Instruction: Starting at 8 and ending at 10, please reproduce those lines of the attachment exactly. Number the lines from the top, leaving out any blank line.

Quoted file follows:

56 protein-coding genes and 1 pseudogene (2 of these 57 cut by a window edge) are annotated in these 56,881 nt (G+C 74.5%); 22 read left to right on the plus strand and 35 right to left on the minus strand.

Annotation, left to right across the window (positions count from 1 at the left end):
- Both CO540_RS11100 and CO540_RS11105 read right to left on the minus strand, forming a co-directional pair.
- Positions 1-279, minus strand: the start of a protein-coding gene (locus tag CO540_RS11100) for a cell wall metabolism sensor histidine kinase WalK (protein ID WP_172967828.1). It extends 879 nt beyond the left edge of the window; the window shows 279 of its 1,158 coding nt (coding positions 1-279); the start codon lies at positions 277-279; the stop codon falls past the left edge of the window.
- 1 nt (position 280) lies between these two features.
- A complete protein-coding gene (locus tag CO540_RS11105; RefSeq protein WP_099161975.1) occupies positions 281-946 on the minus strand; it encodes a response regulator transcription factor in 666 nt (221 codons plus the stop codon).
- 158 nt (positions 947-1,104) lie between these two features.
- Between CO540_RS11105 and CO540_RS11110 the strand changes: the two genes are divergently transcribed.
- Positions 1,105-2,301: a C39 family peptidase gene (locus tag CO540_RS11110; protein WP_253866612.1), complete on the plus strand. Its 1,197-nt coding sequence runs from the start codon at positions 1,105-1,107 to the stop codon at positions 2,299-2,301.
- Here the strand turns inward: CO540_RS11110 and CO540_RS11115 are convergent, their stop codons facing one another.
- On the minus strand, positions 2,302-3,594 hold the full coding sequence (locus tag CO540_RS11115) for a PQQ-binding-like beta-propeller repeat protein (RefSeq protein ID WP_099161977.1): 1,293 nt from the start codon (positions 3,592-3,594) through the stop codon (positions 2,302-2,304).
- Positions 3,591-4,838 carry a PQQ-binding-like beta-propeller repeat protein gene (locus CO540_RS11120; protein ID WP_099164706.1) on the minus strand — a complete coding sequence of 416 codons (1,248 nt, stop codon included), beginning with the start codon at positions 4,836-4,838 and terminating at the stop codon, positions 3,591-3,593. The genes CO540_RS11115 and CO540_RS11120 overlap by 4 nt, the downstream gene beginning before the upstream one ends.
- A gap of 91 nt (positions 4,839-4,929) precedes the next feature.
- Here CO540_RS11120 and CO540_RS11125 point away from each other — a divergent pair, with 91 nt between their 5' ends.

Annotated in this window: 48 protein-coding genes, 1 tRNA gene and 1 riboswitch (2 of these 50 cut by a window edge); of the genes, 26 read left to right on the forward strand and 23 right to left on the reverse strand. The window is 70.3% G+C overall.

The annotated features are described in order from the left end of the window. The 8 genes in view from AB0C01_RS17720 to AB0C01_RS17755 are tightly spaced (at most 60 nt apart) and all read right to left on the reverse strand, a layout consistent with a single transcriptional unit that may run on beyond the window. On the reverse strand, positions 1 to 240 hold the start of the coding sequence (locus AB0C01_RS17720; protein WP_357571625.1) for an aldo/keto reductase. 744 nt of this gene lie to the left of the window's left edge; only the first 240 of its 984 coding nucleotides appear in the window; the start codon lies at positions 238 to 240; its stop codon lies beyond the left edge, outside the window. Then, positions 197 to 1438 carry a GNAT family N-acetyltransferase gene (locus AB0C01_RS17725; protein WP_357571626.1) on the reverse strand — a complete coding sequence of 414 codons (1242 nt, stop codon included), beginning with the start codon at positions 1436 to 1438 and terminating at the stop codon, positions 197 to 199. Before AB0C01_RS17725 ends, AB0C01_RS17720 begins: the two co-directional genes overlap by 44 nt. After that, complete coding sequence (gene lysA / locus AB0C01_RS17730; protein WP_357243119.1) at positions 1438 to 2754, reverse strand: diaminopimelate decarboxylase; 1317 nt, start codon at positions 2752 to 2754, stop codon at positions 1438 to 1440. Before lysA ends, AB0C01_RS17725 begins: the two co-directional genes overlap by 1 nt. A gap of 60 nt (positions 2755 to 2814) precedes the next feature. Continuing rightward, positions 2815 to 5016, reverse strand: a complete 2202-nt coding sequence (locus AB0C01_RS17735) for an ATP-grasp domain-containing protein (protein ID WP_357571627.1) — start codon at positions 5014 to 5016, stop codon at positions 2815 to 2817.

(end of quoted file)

- Between CO540_RS11105 and CO540_RS11110 the strand changes: the two genes are divergently transcribed.
- Positions 1,105-2,301: a C39 family peptidase gene (locus tag CO540_RS11110; protein WP_253866612.1), complete on the plus strand. Its 1,197-nt coding sequence runs from the start codon at positions 1,105-1,107 to the stop codon at positions 2,299-2,301.
- Here the strand turns inward: CO540_RS11110 and CO540_RS11115 are convergent, their stop codons facing one another.